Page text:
Motion Stability's Blog


How Is Rehabilitation Used to Treat Neck and Back Pain? by charlestlee

In Physical Therapy we treat neck and back pain by the following interventions:

1. Examination: Take a thorough subjective and physical examination to determine the causes and severity of pain. The examination helps determine what specific interventions need to be done. Each patient is unique in the medical history and interventions should also be individualized to the patient’s progress.

2. Reduce Pain: Especially in more severe pain complaints, it is important to reduce the symptoms to allow for the patient to simply feel less pain. This can include manual therapy to decrease muscle spasms, restricted joint mobility, or decrease nerve irritation. Modalities such as ultrasound, electrical stimulation and traction can also be used.

3. Restore Motion: As pain decreases, it is the goal for rehabilitation specialists to restore patients back to their functional activities. Mobility / range of motion is important to allow the patient to move again. Manual therapy, exercises including stretches and stability training, posture and gait/walking education are all necessary to improve the patient.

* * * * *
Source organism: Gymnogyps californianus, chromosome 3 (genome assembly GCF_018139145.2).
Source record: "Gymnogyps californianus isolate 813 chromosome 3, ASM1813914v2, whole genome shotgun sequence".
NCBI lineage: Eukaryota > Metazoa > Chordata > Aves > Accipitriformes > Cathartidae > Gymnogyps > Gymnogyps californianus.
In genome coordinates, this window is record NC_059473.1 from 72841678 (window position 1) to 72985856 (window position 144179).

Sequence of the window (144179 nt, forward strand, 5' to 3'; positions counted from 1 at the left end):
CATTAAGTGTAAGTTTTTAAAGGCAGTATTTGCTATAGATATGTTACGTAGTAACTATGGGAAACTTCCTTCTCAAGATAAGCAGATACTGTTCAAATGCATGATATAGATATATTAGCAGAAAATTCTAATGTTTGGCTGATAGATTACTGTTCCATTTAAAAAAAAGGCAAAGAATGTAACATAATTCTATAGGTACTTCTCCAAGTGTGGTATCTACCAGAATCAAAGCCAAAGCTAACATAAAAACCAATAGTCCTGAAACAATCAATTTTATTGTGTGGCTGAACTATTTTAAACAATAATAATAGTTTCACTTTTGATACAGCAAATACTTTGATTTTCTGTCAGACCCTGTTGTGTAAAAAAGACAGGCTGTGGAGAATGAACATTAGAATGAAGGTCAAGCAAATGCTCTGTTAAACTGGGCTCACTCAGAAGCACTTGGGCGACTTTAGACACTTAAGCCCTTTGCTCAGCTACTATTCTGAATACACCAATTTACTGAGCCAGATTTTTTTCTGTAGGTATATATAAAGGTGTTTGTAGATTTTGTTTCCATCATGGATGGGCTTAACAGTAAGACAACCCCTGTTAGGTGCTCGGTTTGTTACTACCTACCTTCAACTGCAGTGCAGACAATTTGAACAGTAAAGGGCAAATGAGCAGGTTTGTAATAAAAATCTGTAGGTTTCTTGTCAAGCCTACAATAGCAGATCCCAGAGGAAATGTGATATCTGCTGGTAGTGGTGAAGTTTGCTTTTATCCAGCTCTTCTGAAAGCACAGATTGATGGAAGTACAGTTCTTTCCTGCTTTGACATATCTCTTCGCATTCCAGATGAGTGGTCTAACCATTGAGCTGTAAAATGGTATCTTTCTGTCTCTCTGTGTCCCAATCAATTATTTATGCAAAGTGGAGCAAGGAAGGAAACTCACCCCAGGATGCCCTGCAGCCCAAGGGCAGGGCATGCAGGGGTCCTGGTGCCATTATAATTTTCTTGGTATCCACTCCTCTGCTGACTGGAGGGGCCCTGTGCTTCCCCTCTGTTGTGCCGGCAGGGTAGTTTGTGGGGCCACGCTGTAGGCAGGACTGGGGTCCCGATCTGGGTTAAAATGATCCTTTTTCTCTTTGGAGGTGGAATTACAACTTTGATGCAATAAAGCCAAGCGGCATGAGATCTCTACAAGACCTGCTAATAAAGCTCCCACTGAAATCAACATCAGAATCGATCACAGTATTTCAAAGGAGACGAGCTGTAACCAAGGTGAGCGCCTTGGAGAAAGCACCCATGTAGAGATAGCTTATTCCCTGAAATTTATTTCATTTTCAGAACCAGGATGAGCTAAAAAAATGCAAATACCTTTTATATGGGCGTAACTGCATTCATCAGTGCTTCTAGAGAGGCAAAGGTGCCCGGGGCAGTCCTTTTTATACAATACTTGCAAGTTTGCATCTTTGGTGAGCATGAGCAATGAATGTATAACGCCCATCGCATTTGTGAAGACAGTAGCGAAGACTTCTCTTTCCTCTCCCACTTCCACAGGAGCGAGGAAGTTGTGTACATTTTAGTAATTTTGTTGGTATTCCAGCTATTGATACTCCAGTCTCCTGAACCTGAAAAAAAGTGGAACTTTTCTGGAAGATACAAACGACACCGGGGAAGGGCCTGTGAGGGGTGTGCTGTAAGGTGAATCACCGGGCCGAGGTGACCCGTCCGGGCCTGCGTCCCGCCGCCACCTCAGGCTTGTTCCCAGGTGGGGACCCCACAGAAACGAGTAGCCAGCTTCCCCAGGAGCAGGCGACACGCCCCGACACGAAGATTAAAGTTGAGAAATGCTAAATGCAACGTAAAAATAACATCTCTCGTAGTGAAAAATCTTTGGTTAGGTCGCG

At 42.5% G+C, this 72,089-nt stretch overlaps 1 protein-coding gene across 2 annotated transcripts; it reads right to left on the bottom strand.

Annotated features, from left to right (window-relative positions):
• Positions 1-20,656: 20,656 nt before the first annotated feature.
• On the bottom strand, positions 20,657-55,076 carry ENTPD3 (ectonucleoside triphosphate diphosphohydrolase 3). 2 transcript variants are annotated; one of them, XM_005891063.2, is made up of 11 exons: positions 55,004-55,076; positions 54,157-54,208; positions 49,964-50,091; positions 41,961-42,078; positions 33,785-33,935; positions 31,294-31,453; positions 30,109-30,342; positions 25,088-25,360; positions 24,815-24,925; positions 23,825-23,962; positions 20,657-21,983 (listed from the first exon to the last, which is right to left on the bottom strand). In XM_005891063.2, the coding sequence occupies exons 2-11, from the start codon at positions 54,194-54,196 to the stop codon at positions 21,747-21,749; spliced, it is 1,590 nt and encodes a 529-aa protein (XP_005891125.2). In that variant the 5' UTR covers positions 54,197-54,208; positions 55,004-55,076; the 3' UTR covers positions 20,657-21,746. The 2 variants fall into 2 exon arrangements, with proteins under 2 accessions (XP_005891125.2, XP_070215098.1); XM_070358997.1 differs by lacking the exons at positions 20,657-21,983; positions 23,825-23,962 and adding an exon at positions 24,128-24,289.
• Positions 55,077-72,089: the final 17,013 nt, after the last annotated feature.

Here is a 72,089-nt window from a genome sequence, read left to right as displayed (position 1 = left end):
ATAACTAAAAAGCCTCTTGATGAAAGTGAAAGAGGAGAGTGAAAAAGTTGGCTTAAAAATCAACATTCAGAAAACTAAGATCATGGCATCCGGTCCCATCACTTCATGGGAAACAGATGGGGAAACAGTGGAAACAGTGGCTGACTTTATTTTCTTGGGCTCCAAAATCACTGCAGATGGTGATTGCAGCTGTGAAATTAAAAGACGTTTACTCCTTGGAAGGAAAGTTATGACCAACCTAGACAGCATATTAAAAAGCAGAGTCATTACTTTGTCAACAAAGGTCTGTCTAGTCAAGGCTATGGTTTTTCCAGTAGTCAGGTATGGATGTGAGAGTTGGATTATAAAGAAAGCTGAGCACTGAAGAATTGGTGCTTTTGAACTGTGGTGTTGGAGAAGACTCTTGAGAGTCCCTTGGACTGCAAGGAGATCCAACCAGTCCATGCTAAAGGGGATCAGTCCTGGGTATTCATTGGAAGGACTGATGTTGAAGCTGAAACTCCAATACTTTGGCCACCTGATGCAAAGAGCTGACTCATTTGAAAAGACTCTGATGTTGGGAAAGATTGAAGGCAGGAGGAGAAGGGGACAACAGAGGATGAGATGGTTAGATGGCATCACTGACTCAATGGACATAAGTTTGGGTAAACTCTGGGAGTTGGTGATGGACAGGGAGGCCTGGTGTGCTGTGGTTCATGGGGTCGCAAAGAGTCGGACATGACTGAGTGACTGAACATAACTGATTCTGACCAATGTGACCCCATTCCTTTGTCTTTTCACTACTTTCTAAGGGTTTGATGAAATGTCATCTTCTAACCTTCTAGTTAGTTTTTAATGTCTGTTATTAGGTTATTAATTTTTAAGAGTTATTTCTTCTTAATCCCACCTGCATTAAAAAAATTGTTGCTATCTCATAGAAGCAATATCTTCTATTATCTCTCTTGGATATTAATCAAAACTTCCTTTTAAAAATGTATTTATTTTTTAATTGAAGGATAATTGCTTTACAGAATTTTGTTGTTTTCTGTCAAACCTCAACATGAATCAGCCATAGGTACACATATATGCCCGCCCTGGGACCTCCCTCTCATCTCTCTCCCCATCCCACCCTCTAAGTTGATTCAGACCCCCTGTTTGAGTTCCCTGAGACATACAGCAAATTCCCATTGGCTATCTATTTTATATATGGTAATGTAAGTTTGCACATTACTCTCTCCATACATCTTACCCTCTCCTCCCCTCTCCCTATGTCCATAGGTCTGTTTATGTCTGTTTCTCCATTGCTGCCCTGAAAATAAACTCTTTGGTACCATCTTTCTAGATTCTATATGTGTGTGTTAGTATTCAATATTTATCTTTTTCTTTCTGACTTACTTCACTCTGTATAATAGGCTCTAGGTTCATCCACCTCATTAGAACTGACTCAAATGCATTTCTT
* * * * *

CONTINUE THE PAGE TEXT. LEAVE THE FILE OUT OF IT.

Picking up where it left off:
4. Improve Stability and Strength: In the neck and back there are key muscles that are designed to stabilize the spine, while others provide power and torque. In chronic pain conditions, it is important to improve the efficiency of muscle function rather than just ‘get people stronger’. Such muscles as the longus colli in the neck, shoulder blade / scapular stabilizers – such as the lower trapezius, or trunk stabilizers -including the transversus abdominis, multifidus, obliques, and gluteal muscles are all necessary to provide proper stability for dynamic function. Rehabilitation specialists have strategies to improve the stability of these muscles.

5. Function / Sports Specific Training: Once basic stability has been established, it is important to provide the patient the tools to return to full work, functional, and sports-related activities.

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